Hysteroscopic Resection of Fibroids & polyps

 
 

Hysteroscopic Myomectomy


A hysteroscopic myomectomy uses a long, slender scope, called a hysteroscope, to remove the fibroid. This procedure is only appropriate for women who have fibroids on the inner wall of the uterus (submucosal fibroids). These fibroids are the type most likely to cause uterine bleeding.


A local or general anesthetic may be used. The uterus is filled with fluid and the hysteroscope is inserted through the cervix into the uterus. This device guides the physician to the fibroid, which is then removed in pieces with a wire loop. Sometimes a second procedure is needed to remove the entire fibroid.


The greatest advantage of hysteroscopic myomectomy is the quick recovery time. It is usually done as day surgery, and a woman can resume her normal activities in a few days. After surgery, most women experience some pain and bleeding, but the pain can generally be managed with oral pain medication.


 

If your pain is severe or your bleeding is heavy and bright red, you should contact your doctor and return to the hospital emergency room immediately. The risks of this procedure include bleeding and infection, but these complications are rare.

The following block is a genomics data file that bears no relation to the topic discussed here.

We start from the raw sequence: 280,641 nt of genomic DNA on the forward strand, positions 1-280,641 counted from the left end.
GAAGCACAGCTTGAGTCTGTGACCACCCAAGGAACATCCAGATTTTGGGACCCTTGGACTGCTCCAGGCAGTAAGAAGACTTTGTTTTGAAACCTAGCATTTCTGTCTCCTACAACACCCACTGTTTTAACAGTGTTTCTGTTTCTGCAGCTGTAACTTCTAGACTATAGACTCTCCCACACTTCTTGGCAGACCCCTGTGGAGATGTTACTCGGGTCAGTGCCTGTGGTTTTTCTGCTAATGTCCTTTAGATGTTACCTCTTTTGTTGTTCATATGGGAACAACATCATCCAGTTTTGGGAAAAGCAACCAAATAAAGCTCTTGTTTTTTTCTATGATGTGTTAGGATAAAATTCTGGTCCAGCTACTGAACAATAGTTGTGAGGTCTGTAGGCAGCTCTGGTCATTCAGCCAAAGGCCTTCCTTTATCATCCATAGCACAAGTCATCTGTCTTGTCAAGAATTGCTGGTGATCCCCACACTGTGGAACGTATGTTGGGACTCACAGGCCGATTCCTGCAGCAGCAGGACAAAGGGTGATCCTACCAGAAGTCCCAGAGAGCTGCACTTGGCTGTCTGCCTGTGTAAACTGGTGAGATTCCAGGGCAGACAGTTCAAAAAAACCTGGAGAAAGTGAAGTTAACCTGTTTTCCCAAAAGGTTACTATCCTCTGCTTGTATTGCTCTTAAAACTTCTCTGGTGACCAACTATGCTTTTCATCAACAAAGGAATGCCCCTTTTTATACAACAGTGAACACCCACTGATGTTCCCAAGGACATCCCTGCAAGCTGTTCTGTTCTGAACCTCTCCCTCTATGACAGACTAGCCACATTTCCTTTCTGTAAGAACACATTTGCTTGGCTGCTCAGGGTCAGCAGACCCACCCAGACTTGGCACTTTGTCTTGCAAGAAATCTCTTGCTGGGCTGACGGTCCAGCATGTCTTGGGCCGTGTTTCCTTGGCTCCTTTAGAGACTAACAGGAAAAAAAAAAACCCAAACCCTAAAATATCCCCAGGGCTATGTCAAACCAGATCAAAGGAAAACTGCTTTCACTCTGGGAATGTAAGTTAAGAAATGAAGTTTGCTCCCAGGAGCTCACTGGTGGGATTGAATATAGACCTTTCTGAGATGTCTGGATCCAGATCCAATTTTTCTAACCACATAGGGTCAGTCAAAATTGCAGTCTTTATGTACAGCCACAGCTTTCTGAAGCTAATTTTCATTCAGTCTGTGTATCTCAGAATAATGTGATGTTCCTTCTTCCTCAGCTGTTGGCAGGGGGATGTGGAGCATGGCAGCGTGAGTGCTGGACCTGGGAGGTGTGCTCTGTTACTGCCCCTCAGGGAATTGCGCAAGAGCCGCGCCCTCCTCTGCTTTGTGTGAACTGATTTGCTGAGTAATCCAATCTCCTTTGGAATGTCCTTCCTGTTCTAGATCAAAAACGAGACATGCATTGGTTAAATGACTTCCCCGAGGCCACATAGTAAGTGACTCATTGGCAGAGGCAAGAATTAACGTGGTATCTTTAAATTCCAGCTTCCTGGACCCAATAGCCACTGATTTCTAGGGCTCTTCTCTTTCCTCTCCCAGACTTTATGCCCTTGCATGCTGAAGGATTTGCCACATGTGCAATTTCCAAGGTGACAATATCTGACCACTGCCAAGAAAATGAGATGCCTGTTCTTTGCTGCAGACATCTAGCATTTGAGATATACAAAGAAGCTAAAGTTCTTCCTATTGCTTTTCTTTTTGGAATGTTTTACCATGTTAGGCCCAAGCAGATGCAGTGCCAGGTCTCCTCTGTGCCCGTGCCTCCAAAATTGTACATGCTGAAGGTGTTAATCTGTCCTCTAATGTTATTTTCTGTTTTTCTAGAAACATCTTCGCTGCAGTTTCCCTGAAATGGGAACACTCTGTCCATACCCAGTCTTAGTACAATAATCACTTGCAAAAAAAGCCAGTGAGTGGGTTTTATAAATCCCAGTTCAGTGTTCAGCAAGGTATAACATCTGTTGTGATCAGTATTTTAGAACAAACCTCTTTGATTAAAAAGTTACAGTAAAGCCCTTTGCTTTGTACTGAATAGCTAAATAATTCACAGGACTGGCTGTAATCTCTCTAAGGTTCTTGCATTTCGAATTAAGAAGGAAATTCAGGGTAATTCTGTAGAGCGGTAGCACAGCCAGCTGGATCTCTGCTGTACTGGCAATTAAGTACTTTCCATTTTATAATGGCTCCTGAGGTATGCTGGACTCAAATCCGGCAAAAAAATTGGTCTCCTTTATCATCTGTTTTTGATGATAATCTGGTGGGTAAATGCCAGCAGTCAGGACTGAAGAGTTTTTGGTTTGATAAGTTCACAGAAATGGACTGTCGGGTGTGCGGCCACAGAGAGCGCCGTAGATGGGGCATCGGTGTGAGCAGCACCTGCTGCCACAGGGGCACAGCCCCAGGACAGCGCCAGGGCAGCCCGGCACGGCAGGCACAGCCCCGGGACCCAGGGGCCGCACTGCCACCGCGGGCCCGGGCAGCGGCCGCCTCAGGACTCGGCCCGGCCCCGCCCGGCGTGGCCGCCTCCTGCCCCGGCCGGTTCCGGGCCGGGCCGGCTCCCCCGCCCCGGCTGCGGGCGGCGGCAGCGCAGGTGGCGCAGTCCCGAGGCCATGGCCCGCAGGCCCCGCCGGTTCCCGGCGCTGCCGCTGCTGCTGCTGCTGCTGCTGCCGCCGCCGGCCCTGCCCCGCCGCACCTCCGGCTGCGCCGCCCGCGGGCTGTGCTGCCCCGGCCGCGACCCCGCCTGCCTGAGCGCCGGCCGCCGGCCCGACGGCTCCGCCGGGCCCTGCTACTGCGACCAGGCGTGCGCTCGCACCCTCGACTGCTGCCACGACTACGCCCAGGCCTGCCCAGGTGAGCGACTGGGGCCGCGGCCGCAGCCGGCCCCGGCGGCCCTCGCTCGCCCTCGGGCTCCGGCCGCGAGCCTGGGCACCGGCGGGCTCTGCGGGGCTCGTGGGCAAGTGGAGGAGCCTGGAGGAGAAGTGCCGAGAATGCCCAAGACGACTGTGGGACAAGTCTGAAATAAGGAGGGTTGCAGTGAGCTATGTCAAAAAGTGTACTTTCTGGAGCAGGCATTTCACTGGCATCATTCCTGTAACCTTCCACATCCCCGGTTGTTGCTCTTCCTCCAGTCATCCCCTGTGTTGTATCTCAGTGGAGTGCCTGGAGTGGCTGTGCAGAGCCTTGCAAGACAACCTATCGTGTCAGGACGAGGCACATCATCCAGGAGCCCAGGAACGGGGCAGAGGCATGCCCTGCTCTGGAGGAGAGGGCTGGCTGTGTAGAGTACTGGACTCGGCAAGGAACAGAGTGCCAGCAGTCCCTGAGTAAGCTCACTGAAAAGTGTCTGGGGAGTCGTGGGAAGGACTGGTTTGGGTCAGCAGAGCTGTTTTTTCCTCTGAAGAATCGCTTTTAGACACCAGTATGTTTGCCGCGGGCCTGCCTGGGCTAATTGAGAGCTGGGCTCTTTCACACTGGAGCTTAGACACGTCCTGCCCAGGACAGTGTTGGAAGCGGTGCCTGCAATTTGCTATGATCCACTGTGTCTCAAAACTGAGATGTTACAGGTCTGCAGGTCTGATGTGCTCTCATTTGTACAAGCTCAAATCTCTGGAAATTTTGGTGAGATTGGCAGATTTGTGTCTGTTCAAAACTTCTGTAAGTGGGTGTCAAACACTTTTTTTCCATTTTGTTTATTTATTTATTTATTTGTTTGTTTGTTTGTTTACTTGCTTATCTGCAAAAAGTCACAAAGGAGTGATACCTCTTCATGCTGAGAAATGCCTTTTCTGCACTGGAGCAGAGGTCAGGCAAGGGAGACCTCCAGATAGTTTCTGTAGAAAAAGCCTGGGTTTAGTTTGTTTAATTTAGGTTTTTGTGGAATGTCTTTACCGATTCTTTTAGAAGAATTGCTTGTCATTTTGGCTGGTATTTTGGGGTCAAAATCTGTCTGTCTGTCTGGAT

Assuming that it is done correctly and there are no complications, a hysteroscopic myomectomy should not interfere with a woman’s fertility. Pregnancy rates have been high among women who had this procedure to remove a fibroid that was causing fertility problems.

       Hysteroscopic Polypectomy

Uterine polyps are growths attached to inner wall of the uterus and protruding into the uterine cavity. Overgrowth of cells in the lining of the uterus (endometrium) leads to the formation of uterine polyps. The sizes of uterine polyps range from a few millimeters — no larger than a sesame seed — to several centimeters — golf ball sized or larger. They are attached to the uterine wall by a large base or a thin stalk.


You can have one or many uterine polyps. They usually stay contained within your uterus, but occasionally, they may slip down through the opening of the uterus (cervix) into your vagina. Although they can happen earlier, uterine polyps most commonly occur in women in their 40s and 50s.